UA'S CATALINA SKY SURVEY HELPS EXPLAIN PUZZLING OBSERVATIONS

The ultimate fate of most near-Earth objects, or NEOs — asteroids and comets that may pose a hazard to Earth — has been thought to be a collision with the sun. However, a new study published in the journal Nature found that most asteroids are destroyed long before a collision can occur.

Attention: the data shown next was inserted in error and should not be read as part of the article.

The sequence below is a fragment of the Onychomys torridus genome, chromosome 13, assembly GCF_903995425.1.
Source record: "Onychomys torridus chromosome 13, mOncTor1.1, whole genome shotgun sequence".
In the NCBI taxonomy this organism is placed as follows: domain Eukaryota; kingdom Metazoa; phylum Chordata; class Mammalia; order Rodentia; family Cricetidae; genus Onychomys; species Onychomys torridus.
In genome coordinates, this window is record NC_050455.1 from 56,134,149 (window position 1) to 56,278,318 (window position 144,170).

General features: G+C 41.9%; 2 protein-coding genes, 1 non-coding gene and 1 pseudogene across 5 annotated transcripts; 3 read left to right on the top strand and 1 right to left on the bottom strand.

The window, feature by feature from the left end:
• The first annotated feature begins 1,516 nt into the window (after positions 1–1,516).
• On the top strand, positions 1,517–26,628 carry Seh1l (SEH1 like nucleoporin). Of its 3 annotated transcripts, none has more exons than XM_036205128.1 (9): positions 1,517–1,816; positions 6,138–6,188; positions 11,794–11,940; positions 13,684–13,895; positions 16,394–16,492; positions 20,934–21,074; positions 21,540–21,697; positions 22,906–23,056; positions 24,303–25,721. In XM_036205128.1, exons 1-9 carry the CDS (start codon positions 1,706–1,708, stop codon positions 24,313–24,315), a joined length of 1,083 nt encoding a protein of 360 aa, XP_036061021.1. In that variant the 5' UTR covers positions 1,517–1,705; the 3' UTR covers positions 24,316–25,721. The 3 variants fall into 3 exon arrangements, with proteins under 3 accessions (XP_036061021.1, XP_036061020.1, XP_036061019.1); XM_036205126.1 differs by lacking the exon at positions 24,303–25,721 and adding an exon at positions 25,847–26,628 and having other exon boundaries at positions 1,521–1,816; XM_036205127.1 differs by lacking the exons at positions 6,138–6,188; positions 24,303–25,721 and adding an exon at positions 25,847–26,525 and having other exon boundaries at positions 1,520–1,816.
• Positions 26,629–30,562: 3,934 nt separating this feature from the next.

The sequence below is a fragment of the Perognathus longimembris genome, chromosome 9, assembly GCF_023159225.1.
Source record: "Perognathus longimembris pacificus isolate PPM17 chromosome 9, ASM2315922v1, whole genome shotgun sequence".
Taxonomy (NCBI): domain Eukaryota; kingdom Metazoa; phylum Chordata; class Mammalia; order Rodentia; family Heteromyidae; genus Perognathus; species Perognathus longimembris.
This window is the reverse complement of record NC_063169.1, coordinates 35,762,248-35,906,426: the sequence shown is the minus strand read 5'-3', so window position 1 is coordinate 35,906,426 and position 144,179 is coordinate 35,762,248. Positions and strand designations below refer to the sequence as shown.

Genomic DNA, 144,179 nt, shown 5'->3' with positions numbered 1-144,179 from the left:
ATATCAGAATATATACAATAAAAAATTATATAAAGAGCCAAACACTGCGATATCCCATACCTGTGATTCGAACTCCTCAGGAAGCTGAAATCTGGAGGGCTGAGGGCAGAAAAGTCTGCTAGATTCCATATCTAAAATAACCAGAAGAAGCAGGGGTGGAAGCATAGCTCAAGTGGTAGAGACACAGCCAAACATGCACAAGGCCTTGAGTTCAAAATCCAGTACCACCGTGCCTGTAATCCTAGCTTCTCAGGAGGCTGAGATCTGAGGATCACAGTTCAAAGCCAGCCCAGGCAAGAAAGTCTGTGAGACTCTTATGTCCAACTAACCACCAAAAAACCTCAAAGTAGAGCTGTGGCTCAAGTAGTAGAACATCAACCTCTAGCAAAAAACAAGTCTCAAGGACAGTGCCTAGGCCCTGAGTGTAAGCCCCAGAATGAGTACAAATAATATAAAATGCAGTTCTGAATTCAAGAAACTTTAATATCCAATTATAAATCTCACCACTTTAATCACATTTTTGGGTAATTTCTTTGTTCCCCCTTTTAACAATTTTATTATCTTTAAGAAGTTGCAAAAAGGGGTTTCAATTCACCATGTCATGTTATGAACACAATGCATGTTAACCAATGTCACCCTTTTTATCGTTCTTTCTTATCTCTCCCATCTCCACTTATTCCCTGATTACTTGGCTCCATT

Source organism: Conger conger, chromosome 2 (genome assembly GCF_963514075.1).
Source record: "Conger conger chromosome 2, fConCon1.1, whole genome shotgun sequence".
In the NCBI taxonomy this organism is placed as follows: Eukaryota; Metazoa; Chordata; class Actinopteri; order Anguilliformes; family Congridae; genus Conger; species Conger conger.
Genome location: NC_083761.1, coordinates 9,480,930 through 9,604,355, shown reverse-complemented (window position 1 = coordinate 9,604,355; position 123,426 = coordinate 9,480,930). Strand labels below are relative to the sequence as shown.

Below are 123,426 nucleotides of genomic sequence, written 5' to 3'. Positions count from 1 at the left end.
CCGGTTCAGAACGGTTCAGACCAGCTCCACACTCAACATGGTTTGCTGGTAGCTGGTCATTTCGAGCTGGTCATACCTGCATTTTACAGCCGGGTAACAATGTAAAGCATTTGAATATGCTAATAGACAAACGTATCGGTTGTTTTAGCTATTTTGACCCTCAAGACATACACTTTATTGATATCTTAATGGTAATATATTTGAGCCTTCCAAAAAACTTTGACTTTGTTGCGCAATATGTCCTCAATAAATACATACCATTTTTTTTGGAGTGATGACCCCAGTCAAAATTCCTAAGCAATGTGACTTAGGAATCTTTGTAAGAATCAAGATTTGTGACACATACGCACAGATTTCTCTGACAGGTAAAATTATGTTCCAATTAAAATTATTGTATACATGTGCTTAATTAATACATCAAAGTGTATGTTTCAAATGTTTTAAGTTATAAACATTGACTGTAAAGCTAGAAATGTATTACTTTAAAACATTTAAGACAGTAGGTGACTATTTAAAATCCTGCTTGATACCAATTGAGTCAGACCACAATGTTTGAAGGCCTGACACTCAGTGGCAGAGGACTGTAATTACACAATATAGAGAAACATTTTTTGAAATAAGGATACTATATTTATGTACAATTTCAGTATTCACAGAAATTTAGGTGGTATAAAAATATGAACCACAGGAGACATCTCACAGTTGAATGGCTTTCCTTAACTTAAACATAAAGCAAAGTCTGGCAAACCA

Data from the UA’s Catalina Sky Survey was pivotal to the findings that will be used to create a new model of the Near-Earth Object population to describe their orbit and size distributions. Such a model is critical for planning future asteroid surveys and spacecraft missions, as well as assessing the remaining threat from asteroid impacts.